Since the welfare system varies so much state to state, and although aid is theoretically available, it is often out of reach for many the numbers The Heritage Foundation puts forward of a single-mother of two living off of $47,385 is inaccurate.

After talking about costs the article then goes into what I would consider to be more of the crux of its argument, "most existing welfare programs either fail to encourage or actively discourage efforts toward self-support through work and marriage. As a result, they are inefficient, unnecessarily costly, and ultimately harmful to recipients." They continue with saying that "Today, unwed childbearing, with its consequent growth of single-parent homes, is the single most important cause of child poverty" and "The second major cause of child poverty is lack of parental work." They propose that "The War on Poverty created a destructive feedback loop: Welfare promoted the decline of marriage, thereby generating a need for more welfare."

The problem I see at first is the fact that welfare causing a decline in marriage sounds very hard to prove, and seeing as the burden of proof is on them, I won't comment on this idea any more until they present more information. Now the notion that single-parent homes are correlated with child poverty is a topic I can engage with.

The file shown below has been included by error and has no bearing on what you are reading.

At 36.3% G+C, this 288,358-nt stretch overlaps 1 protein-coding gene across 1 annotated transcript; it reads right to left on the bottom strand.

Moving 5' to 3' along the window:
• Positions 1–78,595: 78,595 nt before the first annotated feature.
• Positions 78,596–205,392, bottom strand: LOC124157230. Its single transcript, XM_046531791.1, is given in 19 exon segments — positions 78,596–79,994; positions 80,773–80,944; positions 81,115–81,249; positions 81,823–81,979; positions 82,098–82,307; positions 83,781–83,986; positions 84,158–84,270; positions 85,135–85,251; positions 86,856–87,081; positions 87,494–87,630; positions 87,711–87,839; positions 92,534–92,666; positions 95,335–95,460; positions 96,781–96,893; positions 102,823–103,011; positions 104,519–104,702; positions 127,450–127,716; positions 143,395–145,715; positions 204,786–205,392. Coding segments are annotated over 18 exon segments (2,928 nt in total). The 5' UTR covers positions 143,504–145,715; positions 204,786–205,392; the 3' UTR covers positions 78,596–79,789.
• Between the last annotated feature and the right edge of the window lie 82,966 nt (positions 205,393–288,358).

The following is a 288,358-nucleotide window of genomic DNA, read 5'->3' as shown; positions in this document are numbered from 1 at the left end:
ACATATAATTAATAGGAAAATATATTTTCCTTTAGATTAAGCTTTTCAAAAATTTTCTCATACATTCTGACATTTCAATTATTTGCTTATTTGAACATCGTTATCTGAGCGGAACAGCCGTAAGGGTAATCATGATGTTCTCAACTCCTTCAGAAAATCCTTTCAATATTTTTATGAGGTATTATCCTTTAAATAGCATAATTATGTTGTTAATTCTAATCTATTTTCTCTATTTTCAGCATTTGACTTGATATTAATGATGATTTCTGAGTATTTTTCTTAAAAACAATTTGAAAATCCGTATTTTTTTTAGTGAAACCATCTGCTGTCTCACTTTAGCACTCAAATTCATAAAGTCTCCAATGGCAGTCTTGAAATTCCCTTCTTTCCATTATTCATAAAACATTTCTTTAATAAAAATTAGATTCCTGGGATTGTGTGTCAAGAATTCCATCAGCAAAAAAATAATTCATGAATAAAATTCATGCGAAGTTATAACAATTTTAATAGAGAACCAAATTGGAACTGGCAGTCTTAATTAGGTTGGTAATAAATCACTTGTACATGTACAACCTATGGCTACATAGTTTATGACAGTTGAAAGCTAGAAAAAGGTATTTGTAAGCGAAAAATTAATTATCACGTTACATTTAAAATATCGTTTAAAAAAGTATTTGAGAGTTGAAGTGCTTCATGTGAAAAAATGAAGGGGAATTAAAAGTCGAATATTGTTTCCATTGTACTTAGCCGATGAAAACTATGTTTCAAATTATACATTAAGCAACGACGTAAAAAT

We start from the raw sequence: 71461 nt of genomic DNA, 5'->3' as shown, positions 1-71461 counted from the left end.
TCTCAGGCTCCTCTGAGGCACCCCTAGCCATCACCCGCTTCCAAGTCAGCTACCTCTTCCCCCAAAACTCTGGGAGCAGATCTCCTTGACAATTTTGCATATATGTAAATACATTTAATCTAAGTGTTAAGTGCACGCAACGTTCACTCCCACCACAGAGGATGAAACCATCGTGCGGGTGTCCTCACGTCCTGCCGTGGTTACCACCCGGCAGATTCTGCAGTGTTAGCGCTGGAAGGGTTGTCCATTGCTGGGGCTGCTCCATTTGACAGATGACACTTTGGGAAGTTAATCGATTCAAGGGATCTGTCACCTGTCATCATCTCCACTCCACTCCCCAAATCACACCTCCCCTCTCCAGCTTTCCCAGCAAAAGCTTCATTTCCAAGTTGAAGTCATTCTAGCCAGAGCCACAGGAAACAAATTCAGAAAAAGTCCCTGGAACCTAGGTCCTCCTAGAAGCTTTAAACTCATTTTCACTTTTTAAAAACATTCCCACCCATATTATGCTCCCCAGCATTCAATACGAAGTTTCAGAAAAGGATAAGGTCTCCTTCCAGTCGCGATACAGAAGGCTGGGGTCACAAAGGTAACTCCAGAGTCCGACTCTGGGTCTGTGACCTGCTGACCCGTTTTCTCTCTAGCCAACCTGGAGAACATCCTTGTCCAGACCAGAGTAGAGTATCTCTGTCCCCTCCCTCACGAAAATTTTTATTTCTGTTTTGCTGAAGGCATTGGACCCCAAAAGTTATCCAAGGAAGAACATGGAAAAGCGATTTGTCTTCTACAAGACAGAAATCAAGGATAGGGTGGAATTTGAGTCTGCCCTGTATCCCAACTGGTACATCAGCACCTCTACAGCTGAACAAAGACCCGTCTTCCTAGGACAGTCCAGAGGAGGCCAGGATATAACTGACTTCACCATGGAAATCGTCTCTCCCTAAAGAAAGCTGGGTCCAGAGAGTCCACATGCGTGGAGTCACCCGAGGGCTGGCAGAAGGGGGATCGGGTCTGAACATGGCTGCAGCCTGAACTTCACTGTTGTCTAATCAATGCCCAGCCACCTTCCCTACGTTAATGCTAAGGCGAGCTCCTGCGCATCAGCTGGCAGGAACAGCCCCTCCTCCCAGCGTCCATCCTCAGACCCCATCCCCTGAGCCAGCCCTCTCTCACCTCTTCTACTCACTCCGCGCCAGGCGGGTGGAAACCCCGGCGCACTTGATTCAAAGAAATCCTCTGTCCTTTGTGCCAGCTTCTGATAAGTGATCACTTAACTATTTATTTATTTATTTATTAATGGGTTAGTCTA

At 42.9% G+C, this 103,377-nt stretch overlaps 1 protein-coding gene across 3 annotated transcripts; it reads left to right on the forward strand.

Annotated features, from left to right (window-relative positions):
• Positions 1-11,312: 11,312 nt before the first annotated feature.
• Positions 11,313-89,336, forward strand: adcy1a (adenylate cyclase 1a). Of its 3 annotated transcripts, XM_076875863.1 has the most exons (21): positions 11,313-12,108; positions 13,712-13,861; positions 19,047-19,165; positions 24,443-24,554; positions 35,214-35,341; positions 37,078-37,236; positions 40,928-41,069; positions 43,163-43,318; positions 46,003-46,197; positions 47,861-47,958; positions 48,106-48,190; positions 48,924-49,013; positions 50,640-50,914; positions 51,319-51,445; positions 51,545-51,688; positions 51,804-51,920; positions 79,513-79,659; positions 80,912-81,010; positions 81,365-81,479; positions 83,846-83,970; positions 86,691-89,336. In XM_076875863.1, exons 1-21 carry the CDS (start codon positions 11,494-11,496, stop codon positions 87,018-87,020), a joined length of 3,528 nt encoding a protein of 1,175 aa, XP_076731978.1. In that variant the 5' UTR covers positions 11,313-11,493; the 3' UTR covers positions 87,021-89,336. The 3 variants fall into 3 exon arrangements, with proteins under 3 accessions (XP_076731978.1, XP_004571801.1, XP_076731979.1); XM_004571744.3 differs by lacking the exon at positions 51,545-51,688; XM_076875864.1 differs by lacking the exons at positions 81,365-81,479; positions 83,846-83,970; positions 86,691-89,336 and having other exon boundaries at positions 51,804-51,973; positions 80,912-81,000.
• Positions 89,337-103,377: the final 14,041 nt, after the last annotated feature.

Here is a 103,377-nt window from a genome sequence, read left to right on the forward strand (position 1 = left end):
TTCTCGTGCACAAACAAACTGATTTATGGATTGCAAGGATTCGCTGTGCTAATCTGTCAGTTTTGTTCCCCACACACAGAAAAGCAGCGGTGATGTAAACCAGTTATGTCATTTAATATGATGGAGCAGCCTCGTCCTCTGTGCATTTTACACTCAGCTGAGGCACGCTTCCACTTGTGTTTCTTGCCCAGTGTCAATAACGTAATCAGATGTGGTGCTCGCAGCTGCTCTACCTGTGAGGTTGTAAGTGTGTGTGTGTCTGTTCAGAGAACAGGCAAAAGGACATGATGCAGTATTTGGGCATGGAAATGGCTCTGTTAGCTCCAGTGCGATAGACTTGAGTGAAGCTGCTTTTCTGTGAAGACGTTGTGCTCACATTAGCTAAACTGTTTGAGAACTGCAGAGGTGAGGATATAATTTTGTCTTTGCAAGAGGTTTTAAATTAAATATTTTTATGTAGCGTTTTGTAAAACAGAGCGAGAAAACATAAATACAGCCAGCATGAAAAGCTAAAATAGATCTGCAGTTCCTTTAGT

So what is going on here? Well, "single parents, overall, earn less than married parents. It comes down to jobs, really. More than 80 percent of moms with spouses are employed, but only 60 percent of single mothers are in full-time jobs -- perhaps due to the difficulty of managing children alone. … there is much more research to do, but this much we know: Single parents work less and earn less because they are the sole caretakers for their children." Important to note is that "mothers who live near their mothers or mothers-in-law participate in the labor force significantly more than mothers who do not live close." Given that we are talking about families which need financial assistance, we can either pay the moms to watch their kids, or we can pay to have their kids watched so they can go to work, expecting them to pay for childcare before they have the chance to begin working, or rising up to the point where their income can cover childcare doesn't make sense.

The Heritage Foundation's report is longer than I usually write, and so I will be reviewing the next part of their article in a future essay. So far, although there are definitely disagreements I have, I think for anyone on my side it's interesting to see the perspective of a group which has the price tag of everything written in every line, and I hope if you are someone who enjoys The Heritage Foundation, you had something you were able to take away from my article about their views on Welfare and Poverty.